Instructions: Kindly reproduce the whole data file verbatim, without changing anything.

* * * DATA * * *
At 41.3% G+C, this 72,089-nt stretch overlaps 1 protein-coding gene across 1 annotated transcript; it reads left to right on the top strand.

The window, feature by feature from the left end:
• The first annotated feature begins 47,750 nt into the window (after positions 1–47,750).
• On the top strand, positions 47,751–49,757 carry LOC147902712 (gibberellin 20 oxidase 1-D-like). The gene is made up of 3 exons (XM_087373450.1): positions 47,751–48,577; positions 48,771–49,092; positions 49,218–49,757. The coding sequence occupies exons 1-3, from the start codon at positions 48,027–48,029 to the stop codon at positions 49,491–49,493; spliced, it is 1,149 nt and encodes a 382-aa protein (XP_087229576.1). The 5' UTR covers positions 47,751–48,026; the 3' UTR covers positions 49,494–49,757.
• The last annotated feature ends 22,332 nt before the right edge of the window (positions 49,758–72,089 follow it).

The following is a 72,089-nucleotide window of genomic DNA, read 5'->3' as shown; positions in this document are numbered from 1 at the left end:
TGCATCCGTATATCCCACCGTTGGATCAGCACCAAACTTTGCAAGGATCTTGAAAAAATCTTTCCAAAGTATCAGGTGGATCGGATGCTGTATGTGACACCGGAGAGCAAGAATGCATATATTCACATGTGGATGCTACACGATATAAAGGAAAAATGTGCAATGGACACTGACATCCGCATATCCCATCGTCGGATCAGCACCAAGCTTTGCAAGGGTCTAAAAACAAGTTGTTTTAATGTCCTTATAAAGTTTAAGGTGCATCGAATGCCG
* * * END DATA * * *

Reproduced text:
At 41.3% G+C, this 72,089-nt stretch overlaps 1 protein-coding gene across 1 annotated transcript; it reads left to right on the top strand.

The window, feature by feature from the left end:
• The first annotated feature begins 47,750 nt into the window (after positions 1–47,750).
• On the top strand, positions 47,751–49,757 carry LOC147902712 (gibberellin 20 oxidase 1-D-like). The gene is made up of 3 exons (XM_087373450.1): positions 47,751–48,577; positions 48,771–49,092; positions 49,218–49,757. The coding sequence occupies exons 1-3, from the start codon at positions 48,027–48,029 to the stop codon at positions 49,491–49,493; spliced, it is 1,149 nt and encodes a 382-aa protein (XP_087229576.1). The 5' UTR covers positions 47,751–48,026; the 3' UTR covers positions 49,494–49,757.
• The last annotated feature ends 22,332 nt before the right edge of the window (positions 49,758–72,089 follow it).

The following is a 72,089-nucleotide window of genomic DNA, read 5'->3' as shown; positions in this document are numbered from 1 at the left end:
TGCATCCGTATATCCCACCGTTGGATCAGCACCAAACTTTGCAAGGATCTTGAAAAAATCTTTCCAAAGTATCAGGTGGATCGGATGCTGTATGTGACACCGGAGAGCAAGAATGCATATATTCACATGTGGATGCTACACGATATAAAGGAAAAATGTGCAATGGACACTGACATCCGCATATCCCATCGTCGGATCAGCACCAAGCTTTGCAAGGGTCTAAAAACAAGTTGTTTTAATGTCCTTATAAAGTTTAAGGTGCATCGAATGCCG